//
you're reading...

Fisheries

Does ocean circulation provide prey for a top ocean predator?

Braun, C.D., Gaube, P., Sinclair-Taylor, T.H., Skomal, G.B. and Thorrold, S.R., 2019. Mesoscale eddies release pelagic sharks from thermal constraints to foraging in the ocean twilight zone. PNAS. 116 (35): 17187-17192.

https://doi.org/10.1073/pnas.1903067116

Image of a blue shark from the blue shark Wikipedia page, https://en.wikipedia.org/wiki/Blue_shark.

Within the world’s oceans, large circulation patterns move water from one ocean to another. Off the east coast of the U.S., the Gulf Stream plays an important role in moving water from the warmer southern waters to the New England coast. Within the Gulf Stream spinning water masses known as eddies break off transporting water towards or away from the coastline. There are two types of eddies distinguished by the direction of spinning water within each; 1) Anticyclonic eddies (ACEs) pushing warm surface waters to depth with clockwise movement and 2) Cyclonic eddies (CEs) pulling cold deep waters towards the surface with counter-clockwise movement. Previously, these warmer Anticyclonic eddies were thought to be the equivalent of ocean deserts. However, ACEs were recently found to be feeding hot-spots for one of the most heavily exploited sharks in the Atlantic Ocean.

What did the study find?

Image depicting Anti-Cyclonic vs. Cyclonic eddies. Image credit: Samantha Setta.

Fisheries in pelagic, or open ocean waters, provide more than 80% of fish consumed by humans but are difficult to track and regulate. Current management strategies use scientific models that predict where and when fish are most vulnerable. However, these models are generally static and do not consider changing ocean conditions and circulation. In an effort to pair these biological and physical interactions in the Atlantic Ocean, authors used a combination of satellite tags, satellite imagery, and models. Blue sharks, an important predator and one of the most heavily exploited sharks in the Atlantic Ocean, were studied. Satellite tags attached to 15 individuals recorded their location and various water properties such as temperature, salinity and depth. This information was paired with sea surface height from satellites. Sea surface height (SSH) indicates the types of eddies present at a given time—higher SSH is associated with warm water ACEs and lower sea surface height with cold water CEs. Models using all of these measurements were then created to determine if there were patterns in blue shark feeding (foraging) behavior associated with either ACEs or CEs.

Authors found blue sharks were significantly more likely to be found in the center of ACEs than CEs and were more likely to be foraging in these ACEs. Blue sharks were also found to dive for longer and deeper in these warm ACEs. In fact, even cold-water CEs originating from a warmer area in the ocean were also found to have deeper dive times associated with blue shark foraging. Both of these findings suggest temperature is an important regulator for blue shark foraging behavior with a limit of 12 °C within eddies. Because ACEs and warmer CEs have higher temperatures at depth, blue sharks are able to dive deeper for longer to look for prey in a part of the ocean they would otherwise be cut off from. These deeper ‘twilight zone’ waters contain many fish that are generally too deep for the blue shark to access. Therefore, these warmer spinning water masses (Anticyclonic eddies) provide important foraging opportunities for blue sharks.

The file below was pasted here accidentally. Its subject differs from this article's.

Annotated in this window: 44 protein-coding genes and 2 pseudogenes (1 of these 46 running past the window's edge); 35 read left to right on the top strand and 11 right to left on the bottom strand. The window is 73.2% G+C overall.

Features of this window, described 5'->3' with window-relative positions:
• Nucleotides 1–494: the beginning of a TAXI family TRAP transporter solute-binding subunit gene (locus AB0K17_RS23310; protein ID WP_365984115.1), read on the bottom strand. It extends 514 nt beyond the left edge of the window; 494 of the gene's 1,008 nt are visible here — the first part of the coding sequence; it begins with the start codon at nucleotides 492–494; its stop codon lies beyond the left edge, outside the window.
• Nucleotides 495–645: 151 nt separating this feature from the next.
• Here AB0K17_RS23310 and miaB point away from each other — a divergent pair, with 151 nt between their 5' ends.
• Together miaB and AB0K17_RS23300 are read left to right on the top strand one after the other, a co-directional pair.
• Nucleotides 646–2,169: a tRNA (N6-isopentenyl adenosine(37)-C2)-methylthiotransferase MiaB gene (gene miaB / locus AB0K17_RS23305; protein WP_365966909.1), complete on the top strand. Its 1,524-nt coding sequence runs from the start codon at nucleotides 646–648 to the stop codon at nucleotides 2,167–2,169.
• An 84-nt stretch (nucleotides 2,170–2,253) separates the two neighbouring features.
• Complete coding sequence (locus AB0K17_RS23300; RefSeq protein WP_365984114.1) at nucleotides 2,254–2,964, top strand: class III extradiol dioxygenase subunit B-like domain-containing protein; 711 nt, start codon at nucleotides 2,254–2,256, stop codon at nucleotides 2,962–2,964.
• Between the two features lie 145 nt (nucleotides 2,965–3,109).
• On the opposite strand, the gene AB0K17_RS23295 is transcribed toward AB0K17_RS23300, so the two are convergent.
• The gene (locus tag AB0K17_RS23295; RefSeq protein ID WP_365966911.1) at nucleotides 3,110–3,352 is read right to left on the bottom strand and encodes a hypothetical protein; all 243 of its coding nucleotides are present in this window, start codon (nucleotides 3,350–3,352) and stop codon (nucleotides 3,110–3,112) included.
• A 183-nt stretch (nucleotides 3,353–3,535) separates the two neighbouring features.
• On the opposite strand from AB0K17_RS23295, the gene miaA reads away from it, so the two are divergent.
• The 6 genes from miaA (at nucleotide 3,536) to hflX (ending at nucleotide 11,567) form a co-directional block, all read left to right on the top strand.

What does this mean?

Previously, warmer clockwise spinning ACEs were considered to be ocean deserts with low production compared to colder counter-clockwise CEs. This study found ACEs provide an important feeding opportunity for the heavily exploited blue shark. Pairing physical (eddies) with biological (blue shark feeding) interactions reveals previously unknown ecologically important habitats that would otherwise be overlooked. Future ocean management strategies should consider using more dynamic models like the one used in this study to consider how changing ocean conditions affect fisheries.

I’m a PhD student in the Rynearson Lab at the University of Rhode Island (URI) Graduate School of Oceanography (GSO). Broadly, my research interests are focused on human impacts on the oceanic ecosystem, particularly effects on the primary producers (phytoplankton) at the base of the food web. Specifically, my interests include phytoplankton ecology and physiology, especially relating to stressors of nutrient limitation, pollutants and human impacts. I am also interested in using molecular analyses for studies of environmental distributions within different phytoplankton functional groups and highlight differences between organisms in culture experiments. Currently, I work with cultures from regions of the ocean that are nutrient limited and will conduct laboratory experiments to help investigate how these phytoplankton survive.

Discussion

No comments yet.

Talk to us!

WP Facebook Auto Publish Powered By : XYZScripts.com
%d bloggers like this: